NASCAR Top Exec Makes Comment That Contradicts What He Said Days Before, and Gives Fans Yet Another Reason to Not Trust Sanctioning Body
The 2022 NASCAR season concludes today with the Championship 4 Cup Series race in Phoenix. While it’s been a successful season for the sport as far as entertaining racing across all three series and overall fan turnout, the sanctioning body has struggled mightily to find any consistency when it comes to rulings.
This week during the State of the Sport address in Phoenix before the championship races, NASCAR COO Steve O’Donnell joined president Steve Phelps for a session with the media and talked about some of those questionable calls/non-calls made throughout the year.
Unsurprisingly, when asked about a recent incident a week ago in the Xfinity Series when Austin Hill punched Myatt Snider, O’Donnell’s comments conflicted with what he had said just days before and exposed the bigger issue that has dogged NASCAR for years and why so many fans have trouble trusting the governing body and its decisions.
Steve O’Donnell addresses Austin Hill punching Myatt Snider
Following last weekend’s race at Martinsville, Xfinity Series drivers Austin Hill and Myatt Snider got into a confrontation on pit road where the Richard Childress Racing driver violently punched Snider and knocked him down to the ground.
During an appearance on SiriusXM NASCAR Radio earlier this week, O’Donnell was asked about the incident.
“I think pushing and shoving, in my opinion is one thing, and what you saw there crosses the line no matter what the circumstances are,” O’Donnell said. “I think that’s something that we’re going to have to look into further because there’s drivers getting into it, and that may be a little too far in my opinion.”
In Tuesday’s penalty report, Hill’s name was not on it.
O’Donnell explains why no penalty issued
Later in the week, O’Donnell visited with the media in Phoenix alongside president Steve Phelps in his annual State of the Sport address and was asked about NASCAR’s position on driver-to-driver conflicts.
“We’ve been very vocal. We don’t want to see anyone using their car as a weapon on the track. That’s No. 1,” O’Donnell said. “And the drivers have been vocal in saying, ‘Let us handle our business ourselves.’ With that comes a balance, though.
“I think you saw that balance last week. I would say that’s right at the line, if not crossing the line, in terms of the Xfinity Series. If you look at how we have officiated those calls this year, we have not issued any penalties.”
Moments later, another reporter brought up O’Donnell’s comments from earlier in the week on SiriusXM about Hill’s punch being over the line, mentioned that NASCAR declined to penalize the driver, and asked how fans should interpret it all.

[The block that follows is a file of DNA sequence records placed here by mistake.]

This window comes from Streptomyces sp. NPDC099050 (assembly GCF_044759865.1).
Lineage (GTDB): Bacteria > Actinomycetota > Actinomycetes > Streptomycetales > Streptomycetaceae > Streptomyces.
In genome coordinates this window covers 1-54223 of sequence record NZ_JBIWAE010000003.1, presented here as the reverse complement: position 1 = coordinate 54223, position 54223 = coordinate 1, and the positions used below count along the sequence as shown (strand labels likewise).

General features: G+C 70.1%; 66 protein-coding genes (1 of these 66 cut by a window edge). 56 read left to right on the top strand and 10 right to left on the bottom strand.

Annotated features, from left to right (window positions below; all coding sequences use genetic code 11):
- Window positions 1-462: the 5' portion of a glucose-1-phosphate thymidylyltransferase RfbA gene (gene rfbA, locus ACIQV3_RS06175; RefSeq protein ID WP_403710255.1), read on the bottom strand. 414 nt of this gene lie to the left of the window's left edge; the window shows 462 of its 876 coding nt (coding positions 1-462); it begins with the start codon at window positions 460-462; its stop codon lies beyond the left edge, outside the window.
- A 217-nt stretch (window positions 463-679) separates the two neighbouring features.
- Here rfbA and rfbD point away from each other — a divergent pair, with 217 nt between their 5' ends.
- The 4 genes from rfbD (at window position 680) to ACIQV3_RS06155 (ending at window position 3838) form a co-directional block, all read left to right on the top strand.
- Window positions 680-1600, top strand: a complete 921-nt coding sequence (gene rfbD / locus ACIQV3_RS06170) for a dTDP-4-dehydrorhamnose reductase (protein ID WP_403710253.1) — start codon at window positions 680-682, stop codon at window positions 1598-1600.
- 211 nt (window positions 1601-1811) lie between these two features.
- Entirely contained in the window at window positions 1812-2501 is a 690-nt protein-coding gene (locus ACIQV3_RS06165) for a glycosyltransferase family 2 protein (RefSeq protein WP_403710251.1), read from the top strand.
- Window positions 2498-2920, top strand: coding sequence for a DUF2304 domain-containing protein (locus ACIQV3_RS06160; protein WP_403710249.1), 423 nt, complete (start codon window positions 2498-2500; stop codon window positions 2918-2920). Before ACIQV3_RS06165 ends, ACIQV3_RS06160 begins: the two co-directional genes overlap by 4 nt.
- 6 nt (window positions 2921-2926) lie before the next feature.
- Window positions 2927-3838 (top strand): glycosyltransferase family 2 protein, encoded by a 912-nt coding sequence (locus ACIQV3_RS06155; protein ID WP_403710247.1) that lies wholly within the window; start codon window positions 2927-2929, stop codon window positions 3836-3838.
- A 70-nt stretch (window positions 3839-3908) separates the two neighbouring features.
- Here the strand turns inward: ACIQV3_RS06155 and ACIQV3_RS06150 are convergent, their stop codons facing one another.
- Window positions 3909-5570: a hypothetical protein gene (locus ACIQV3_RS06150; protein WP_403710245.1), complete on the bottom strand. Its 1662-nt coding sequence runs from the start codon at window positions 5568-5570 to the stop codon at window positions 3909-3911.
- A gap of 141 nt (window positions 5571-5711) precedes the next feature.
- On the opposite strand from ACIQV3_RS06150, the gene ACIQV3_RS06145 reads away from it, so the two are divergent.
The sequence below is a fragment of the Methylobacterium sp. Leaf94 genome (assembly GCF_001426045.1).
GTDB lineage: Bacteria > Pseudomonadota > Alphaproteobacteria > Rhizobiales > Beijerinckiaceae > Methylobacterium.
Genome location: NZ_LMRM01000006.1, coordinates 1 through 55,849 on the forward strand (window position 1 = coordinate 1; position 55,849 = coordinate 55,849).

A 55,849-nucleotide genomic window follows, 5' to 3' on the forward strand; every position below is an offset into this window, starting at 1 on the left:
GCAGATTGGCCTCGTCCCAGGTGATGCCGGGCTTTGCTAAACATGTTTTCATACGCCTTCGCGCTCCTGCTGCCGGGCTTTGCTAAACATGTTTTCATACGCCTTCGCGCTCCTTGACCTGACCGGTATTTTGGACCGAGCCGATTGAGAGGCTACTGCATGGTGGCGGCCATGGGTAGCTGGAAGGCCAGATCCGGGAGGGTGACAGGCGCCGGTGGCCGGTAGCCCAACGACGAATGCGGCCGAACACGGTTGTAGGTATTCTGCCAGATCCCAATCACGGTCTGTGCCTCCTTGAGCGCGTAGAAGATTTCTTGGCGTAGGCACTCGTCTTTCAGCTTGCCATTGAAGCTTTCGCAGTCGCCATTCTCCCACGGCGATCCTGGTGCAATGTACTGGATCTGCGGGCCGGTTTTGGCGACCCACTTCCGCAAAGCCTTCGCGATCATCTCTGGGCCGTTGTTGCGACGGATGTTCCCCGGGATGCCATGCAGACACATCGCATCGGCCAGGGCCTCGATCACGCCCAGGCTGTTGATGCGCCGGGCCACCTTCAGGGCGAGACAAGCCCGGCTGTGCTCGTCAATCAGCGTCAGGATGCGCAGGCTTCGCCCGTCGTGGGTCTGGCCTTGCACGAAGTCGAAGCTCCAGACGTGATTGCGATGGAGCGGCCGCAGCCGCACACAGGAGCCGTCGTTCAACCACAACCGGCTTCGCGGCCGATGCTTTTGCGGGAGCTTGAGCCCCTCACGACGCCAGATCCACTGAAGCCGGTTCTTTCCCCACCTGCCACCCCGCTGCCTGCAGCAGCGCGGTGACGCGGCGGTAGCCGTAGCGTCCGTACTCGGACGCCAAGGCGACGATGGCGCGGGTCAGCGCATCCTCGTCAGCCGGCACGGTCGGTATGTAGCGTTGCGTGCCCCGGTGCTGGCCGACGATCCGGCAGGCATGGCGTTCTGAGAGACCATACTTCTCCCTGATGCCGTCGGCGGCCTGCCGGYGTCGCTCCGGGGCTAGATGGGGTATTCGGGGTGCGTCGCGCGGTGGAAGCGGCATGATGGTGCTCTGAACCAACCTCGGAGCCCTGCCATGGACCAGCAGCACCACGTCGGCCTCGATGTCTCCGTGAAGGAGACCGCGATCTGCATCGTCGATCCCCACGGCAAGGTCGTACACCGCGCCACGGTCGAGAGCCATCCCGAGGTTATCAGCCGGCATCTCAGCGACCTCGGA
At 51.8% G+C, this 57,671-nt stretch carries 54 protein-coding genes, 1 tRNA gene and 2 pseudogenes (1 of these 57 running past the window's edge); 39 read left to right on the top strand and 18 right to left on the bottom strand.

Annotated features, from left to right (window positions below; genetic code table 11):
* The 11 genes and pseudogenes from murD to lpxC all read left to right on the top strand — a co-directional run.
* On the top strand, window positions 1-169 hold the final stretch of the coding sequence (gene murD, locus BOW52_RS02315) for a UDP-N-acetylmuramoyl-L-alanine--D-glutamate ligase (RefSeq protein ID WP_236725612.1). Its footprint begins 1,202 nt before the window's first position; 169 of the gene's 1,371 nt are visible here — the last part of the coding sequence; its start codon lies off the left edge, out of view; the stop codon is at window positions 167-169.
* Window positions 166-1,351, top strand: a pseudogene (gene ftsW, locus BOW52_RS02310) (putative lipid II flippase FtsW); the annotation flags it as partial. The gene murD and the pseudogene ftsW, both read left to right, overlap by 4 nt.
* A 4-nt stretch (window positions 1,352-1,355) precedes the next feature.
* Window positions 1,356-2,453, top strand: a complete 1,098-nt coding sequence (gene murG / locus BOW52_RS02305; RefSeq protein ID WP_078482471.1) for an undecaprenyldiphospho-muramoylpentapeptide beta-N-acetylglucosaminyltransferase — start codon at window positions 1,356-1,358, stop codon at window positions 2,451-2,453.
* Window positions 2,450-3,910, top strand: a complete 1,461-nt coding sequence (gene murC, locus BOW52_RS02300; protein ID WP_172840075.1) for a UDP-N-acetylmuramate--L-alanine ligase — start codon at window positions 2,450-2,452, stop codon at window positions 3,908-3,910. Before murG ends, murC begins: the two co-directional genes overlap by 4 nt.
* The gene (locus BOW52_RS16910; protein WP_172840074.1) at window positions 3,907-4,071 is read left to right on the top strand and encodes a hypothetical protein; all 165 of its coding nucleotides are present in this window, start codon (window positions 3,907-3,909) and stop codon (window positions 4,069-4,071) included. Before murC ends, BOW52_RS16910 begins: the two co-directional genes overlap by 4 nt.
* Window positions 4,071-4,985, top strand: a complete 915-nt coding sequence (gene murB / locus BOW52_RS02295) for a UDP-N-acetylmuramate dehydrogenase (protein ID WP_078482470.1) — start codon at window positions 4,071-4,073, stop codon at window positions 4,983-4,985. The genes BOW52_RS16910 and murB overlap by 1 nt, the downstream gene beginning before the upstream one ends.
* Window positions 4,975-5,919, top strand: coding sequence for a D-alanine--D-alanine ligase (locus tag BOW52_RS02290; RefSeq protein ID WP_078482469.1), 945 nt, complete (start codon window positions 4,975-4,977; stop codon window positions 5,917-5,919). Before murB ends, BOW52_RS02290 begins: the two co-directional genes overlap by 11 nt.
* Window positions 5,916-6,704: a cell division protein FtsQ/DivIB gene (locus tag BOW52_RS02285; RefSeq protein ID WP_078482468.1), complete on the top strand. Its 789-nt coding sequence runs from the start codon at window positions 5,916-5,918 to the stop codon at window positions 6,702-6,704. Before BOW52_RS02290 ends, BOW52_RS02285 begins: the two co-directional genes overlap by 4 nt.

“I did say that on the radio and when we got together and looked at the team and how we had officiated this year, we hadn’t reacted, and so we looked at it as, yes, probably crosses the line, but in terms of calls been made and who has been fined, who had points taken away, we hadn’t done anything,” he said. “So we elected, right or wrong, to move forward, get through this year and then look to make a rule change.”
NASCAR ignored precedents with Bubba Wallace
O’Donnell admitted Hill’s actions crossed the line, but NASCAR opted not to penalize him based on how it had reacted and ruled on similar situations this year. In other words, it used precedent.
Just over two weeks ago, O’Donnell had this to say following the announcement of Bubba Wallace’s punishment for his move with Kyle Larson at Las Vegas.
“As we look at the sport and where we are today and where we want to draw that line going forward, we thought that definitely crossed the line and that’s what we focused on in terms of making this call.
“I know fans and people like to compare the what-ifs or what happened in the past. For us, this was a reaction based on what took place Sunday and what we don’t want to see going forward in races that take place from the competitors. And want to draw that line and be as clear as we can for our competitors of where we stand.”
So NASCAR decided to use precedent in the past for Hill’s punch with Snider while ignoring any precedent in the past for Wallace’s penalty, even admitting that the 23XI Racing driver’s punishment was solely based on his on-track actions and not confronting Larson and shoving him multiple times on the infield, or ignoring the direction of an official.
If NASCAR wants to continue growing its fanbase, it better improve the officiating because if there’s one thing that will scare potential fans away from following, it’s trust. And right now, it’s hard to blame any fans for not trusting the governing body because of its haphazard decision-making that occurs on an all-too-often basis.
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